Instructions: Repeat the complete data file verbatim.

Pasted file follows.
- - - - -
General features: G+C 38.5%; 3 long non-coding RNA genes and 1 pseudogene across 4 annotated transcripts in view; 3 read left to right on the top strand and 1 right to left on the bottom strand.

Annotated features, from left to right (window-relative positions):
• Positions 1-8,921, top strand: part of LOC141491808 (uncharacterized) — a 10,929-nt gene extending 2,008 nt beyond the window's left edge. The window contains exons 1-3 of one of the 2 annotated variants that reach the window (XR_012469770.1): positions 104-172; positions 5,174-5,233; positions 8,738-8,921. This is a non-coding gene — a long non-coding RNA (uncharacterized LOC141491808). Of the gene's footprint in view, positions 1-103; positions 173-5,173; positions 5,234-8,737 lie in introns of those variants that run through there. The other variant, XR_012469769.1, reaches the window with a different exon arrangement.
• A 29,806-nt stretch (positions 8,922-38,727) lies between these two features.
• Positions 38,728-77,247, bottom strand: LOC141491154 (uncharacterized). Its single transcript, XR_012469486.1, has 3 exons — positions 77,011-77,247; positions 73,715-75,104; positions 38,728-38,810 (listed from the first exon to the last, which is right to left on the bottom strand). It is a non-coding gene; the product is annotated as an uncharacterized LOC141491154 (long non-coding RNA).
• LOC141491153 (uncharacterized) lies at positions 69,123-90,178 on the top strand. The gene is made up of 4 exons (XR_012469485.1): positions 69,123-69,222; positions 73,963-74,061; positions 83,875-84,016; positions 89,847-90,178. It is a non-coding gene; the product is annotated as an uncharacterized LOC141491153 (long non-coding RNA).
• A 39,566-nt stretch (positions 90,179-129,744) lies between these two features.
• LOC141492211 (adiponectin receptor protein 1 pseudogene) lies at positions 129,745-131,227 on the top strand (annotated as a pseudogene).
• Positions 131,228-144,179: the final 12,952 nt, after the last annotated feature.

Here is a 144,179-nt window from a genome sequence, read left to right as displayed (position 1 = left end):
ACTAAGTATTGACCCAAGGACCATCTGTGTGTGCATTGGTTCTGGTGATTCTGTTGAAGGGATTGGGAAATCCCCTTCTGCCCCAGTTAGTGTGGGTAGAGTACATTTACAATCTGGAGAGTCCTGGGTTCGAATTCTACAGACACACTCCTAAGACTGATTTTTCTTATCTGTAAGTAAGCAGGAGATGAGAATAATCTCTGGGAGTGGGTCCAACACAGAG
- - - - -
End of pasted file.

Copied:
General features: G+C 38.5%; 3 long non-coding RNA genes and 1 pseudogene across 4 annotated transcripts in view; 3 read left to right on the top strand and 1 right to left on the bottom strand.

Annotated features, from left to right (window-relative positions):
• Positions 1-8,921, top strand: part of LOC141491808 (uncharacterized) — a 10,929-nt gene extending 2,008 nt beyond the window's left edge. The window contains exons 1-3 of one of the 2 annotated variants that reach the window (XR_012469770.1): positions 104-172; positions 5,174-5,233; positions 8,738-8,921. This is a non-coding gene — a long non-coding RNA (uncharacterized LOC141491808). Of the gene's footprint in view, positions 1-103; positions 173-5,173; positions 5,234-8,737 lie in introns of those variants that run through there. The other variant, XR_012469769.1, reaches the window with a different exon arrangement.
• A 29,806-nt stretch (positions 8,922-38,727) lies between these two features.
• Positions 38,728-77,247, bottom strand: LOC141491154 (uncharacterized). Its single transcript, XR_012469486.1, has 3 exons — positions 77,011-77,247; positions 73,715-75,104; positions 38,728-38,810 (listed from the first exon to the last, which is right to left on the bottom strand). It is a non-coding gene; the product is annotated as an uncharacterized LOC141491154 (long non-coding RNA).
• LOC141491153 (uncharacterized) lies at positions 69,123-90,178 on the top strand. The gene is made up of 4 exons (XR_012469485.1): positions 69,123-69,222; positions 73,963-74,061; positions 83,875-84,016; positions 89,847-90,178. It is a non-coding gene; the product is annotated as an uncharacterized LOC141491153 (long non-coding RNA).
• A 39,566-nt stretch (positions 90,179-129,744) lies between these two features.
• LOC141492211 (adiponectin receptor protein 1 pseudogene) lies at positions 129,745-131,227 on the top strand (annotated as a pseudogene).
• Positions 131,228-144,179: the final 12,952 nt, after the last annotated feature.

Here is a 144,179-nt window from a genome sequence, read left to right as displayed (position 1 = left end):
ACTAAGTATTGACCCAAGGACCATCTGTGTGTGCATTGGTTCTGGTGATTCTGTTGAAGGGATTGGGAAATCCCCTTCTGCCCCAGTTAGTGTGGGTAGAGTACATTTACAATCTGGAGAGTCCTGGGTTCGAATTCTACAGACACACTCCTAAGACTGATTTTTCTTATCTGTAAGTAAGCAGGAGATGAGAATAATCTCTGGGAGTGGGTCCAACACAGAG